The future is DOOH: The renaissance of the OOH industry
The global advertising industry is currently experiencing a renaissance in the out of home (OOH) media arena – or rather the digital OOH space, to be specific – and while Covid-19 may not be the sole instigator, it has certainly been the accelerator.The numbers don’t lie. According to a December 2020 report by global media investment and intelligence company Magna, DOOH was found to be making the loudest boom in the digital media explosion, with an expected increase of 14% compound annual growth rate (CAGR) between 2022–2025; pegging it far ahead of the anticipated growth of other mediums such mobile, video and social media. This juxtaposes the expected declines in competitor mediums, such as radio, TV, newspaper and magazines.
As for the African market, PWC’s Insights from the Entertainment and Media Outlook report (2019–2023) states that by 2023, 45% of all OOH bookings will be for digital inventory – an increase of 33% from 2018.
In an uncertain new world where whole industries can be shut down, borders can close and products can be banned with a single presidential address, it is no surprise that advertisers are desperately seeking channels that allow them the flexibility to adjust campaigns at a moment’s notice – and DOOH is the solution they’re looking for.
Historically, data has not been as readily available in the OOH space as with other advertising mediums. OOH has typically been a fairly complex medium to book with its myriad of locations, creative sizes and oftentimes laborious planning and booking process. Added to this, is that for a long time the industry was chugging along without audience figures or footfall counts, and if you consider how other mediums are bought, this put us at a significant disadvantage as we were not able to present accurate or compelling data to our clients. The first sign that things had started to shift was the introduction of the Out of Home Measurement Council (OMC), a non-profit joint industry committee that provides OOH buyers with a currency and survey that allows for efficient and accurate media planning. Since then, the demand for data has grown, and the rise of DOOH has made it that much easier to access, breaking down many of these barriers that advertisers used to face when investing in OOH.
With the global debate around advertising fraud in the traditional digital space, advertisers need full confidence that their ad spend is not only reaching the right consumer, but that their adverts are being seen by the very audiences that they are paying to have access to. The entire media industry is being reviewed and OOH is not exempt from this scrutiny, and thus we’ve had to adapt to remain relevant, by investing in new data verification data metrics that will establish greater trust with our clients.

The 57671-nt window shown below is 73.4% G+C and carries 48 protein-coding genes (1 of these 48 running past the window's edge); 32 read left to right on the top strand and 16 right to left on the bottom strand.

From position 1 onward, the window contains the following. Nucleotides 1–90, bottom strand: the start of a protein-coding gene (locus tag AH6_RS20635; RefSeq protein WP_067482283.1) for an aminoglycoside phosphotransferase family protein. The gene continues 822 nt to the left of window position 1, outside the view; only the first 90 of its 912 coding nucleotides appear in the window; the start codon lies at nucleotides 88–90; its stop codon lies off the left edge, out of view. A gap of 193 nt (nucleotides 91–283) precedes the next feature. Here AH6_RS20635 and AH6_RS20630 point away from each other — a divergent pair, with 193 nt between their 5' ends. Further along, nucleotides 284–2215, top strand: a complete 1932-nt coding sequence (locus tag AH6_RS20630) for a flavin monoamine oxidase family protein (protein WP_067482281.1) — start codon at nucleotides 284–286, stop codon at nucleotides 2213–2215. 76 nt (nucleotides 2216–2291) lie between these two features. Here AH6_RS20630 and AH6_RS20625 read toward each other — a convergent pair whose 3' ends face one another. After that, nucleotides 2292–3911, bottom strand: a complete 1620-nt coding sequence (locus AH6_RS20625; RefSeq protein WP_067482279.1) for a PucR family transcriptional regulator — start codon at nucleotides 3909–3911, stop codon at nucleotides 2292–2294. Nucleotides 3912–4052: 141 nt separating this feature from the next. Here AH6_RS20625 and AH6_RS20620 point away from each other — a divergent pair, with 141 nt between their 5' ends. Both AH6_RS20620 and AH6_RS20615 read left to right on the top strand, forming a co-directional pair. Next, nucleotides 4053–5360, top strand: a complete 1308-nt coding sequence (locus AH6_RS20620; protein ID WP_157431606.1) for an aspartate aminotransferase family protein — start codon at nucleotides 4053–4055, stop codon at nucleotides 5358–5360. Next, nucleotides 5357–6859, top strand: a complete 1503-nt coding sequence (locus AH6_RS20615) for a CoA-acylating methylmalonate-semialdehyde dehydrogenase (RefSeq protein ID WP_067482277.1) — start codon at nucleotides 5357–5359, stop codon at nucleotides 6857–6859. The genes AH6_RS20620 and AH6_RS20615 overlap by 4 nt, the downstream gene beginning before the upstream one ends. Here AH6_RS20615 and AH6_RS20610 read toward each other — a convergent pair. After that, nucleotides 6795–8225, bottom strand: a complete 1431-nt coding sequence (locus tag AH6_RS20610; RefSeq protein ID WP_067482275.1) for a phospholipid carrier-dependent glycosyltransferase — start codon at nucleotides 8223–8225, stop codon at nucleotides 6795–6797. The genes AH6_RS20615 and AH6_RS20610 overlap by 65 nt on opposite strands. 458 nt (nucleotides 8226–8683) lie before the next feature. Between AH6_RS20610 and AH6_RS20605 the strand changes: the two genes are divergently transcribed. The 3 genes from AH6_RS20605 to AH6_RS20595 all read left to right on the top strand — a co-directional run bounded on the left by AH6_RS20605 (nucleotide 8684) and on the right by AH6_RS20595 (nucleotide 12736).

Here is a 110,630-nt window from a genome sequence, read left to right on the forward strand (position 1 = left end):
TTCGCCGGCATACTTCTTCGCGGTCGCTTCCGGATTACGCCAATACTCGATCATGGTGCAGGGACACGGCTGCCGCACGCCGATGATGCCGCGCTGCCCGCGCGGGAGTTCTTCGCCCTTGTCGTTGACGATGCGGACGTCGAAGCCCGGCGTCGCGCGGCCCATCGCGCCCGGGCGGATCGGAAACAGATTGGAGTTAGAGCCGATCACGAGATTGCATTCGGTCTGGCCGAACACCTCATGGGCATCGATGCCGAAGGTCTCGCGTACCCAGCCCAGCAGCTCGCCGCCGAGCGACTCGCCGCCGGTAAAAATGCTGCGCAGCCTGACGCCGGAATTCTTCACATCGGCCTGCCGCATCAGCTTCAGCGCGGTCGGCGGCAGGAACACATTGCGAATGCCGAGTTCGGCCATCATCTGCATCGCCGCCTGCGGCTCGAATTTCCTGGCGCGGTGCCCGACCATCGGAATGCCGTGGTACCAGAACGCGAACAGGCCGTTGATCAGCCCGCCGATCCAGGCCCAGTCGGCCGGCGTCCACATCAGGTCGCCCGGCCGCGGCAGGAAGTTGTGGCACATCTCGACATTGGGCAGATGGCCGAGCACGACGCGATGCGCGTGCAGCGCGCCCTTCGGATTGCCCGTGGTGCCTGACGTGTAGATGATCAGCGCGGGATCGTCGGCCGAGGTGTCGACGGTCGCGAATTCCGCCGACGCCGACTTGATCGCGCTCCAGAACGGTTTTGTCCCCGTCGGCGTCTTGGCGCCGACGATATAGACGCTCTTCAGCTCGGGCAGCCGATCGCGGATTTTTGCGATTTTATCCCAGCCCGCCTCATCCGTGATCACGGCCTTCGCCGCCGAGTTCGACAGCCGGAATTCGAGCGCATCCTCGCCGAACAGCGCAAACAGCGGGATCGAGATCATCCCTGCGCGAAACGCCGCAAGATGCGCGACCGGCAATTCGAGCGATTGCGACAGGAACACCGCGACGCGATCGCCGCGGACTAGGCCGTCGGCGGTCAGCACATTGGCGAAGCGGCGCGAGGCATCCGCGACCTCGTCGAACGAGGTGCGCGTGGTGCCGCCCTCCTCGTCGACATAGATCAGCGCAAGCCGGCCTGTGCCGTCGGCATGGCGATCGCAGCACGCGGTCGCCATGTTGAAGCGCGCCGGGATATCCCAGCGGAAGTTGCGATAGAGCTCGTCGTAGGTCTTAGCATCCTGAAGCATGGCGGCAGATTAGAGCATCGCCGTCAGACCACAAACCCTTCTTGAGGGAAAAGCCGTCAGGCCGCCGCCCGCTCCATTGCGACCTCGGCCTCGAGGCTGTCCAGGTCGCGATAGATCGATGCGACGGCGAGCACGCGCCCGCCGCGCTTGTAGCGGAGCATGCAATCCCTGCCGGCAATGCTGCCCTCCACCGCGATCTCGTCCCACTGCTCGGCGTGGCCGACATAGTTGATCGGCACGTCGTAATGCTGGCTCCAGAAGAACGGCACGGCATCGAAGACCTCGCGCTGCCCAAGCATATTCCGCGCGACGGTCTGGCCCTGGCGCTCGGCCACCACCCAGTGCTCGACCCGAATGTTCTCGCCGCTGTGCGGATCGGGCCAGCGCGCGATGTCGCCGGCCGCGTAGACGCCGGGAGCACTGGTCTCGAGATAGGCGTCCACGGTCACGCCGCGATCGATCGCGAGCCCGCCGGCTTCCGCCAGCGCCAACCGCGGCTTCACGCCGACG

And so we’re seeing DOOH level up even further. Through leveraging new technologies, we’re now able to offer advertisers increased accuracy, automation, efficiency and measurement.
It’s too easy to assume about our audiences, when the data could present a very different picture. Take lockdown as a prime example. Previously, it was assumed that business discussion makers were mostly to be found in places such as airports or central business hubs. However, thanks to real time data, we saw that during lockdown, these decision makers were actually a lot more dispersed, as many were working remotely from far flung locations, where they had holiday homes. This new pattern we’ve seen emerge drastically impacts our placements, and being able to inform clients of these types of trends is critical.
The fact that we, as an industry, are now able to justify and report on audiences is a great win. These tools ultimately help our sales teams do their jobs better, and provide more value to our clients. It’s given them a competitive edge, which – in the current saturated market – is key.
One new development in this arena that is set to change the game is the overlay of mobile data with DOOH. We’re now able to observe and track devices that move in front of digital screens, making us privy to the locations that consumers frequent. Through accessing this data, an algorithm will then serve an advert for a competitive brand to the consumer when they are in sight of the targeted screen, and measure whether their behaviour was influenced.
Other new developments include the emergence of platforms that plug straight into DOOH networks, allowing brands to create campaigns in a fraction of the time that it typically used to take, thanks to automation. This, coupled with greater tracking features, allows a brand to be very targeted in who it wants to speak to. Campaign reporting is also moving into a real-time space; meaning that strategists are able to change the dynamics of the campaign, as new threats and opportunities emerge.
In the future, we can definitely expect to see more integration with other channels. That advert that you see on a DOOH screen will follow you onto your mobile phone or television. It’s all about better data, refined targeting and increased integration, which allow for more holistic, results-driven campaigns.
It is critical that we don’t underestimate the role of education in this paradigm shift.
In short, if we do not have an in-depth understanding of the benefits that technology can offer to our clients, we cannot expect them to buy into it. Constant learning and education are key. We need to lead our clients on this journey alongside us, if we want to see this category continue to grow.